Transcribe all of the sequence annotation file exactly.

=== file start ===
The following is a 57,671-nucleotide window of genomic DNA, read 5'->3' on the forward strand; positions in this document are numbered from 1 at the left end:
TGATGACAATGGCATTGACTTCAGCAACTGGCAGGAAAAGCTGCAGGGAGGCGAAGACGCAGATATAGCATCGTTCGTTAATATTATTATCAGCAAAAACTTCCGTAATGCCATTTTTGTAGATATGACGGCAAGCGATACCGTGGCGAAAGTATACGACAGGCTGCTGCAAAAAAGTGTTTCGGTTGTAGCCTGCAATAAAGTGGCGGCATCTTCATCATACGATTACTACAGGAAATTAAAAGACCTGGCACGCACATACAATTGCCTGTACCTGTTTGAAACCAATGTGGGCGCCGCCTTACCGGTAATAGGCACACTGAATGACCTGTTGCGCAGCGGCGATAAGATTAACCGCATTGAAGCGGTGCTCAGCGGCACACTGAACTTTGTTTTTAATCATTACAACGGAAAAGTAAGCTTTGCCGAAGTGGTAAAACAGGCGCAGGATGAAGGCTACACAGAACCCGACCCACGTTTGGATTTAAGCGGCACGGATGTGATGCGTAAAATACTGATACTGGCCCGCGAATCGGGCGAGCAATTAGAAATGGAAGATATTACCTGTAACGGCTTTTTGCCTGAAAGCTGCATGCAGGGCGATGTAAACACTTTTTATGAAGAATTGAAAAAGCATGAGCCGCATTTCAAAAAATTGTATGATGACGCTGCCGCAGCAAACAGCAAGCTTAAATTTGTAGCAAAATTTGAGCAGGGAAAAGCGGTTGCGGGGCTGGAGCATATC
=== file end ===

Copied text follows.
The following is a 57,671-nucleotide window of genomic DNA, read 5'->3' on the forward strand; positions in this document are numbered from 1 at the left end:
TGATGACAATGGCATTGACTTCAGCAACTGGCAGGAAAAGCTGCAGGGAGGCGAAGACGCAGATATAGCATCGTTCGTTAATATTATTATCAGCAAAAACTTCCGTAATGCCATTTTTGTAGATATGACGGCAAGCGATACCGTGGCGAAAGTATACGACAGGCTGCTGCAAAAAAGTGTTTCGGTTGTAGCCTGCAATAAAGTGGCGGCATCTTCATCATACGATTACTACAGGAAATTAAAAGACCTGGCACGCACATACAATTGCCTGTACCTGTTTGAAACCAATGTGGGCGCCGCCTTACCGGTAATAGGCACACTGAATGACCTGTTGCGCAGCGGCGATAAGATTAACCGCATTGAAGCGGTGCTCAGCGGCACACTGAACTTTGTTTTTAATCATTACAACGGAAAAGTAAGCTTTGCCGAAGTGGTAAAACAGGCGCAGGATGAAGGCTACACAGAACCCGACCCACGTTTGGATTTAAGCGGCACGGATGTGATGCGTAAAATACTGATACTGGCCCGCGAATCGGGCGAGCAATTAGAAATGGAAGATATTACCTGTAACGGCTTTTTGCCTGAAAGCTGCATGCAGGGCGATGTAAACACTTTTTATGAAGAATTGAAAAAGCATGAGCCGCATTTCAAAAAATTGTATGATGACGCTGCCGCAGCAAACAGCAAGCTTAAATTTGTAGCAAAATTTGAGCAGGGAAAAGCGGTTGCGGGGCTGGAGCATATC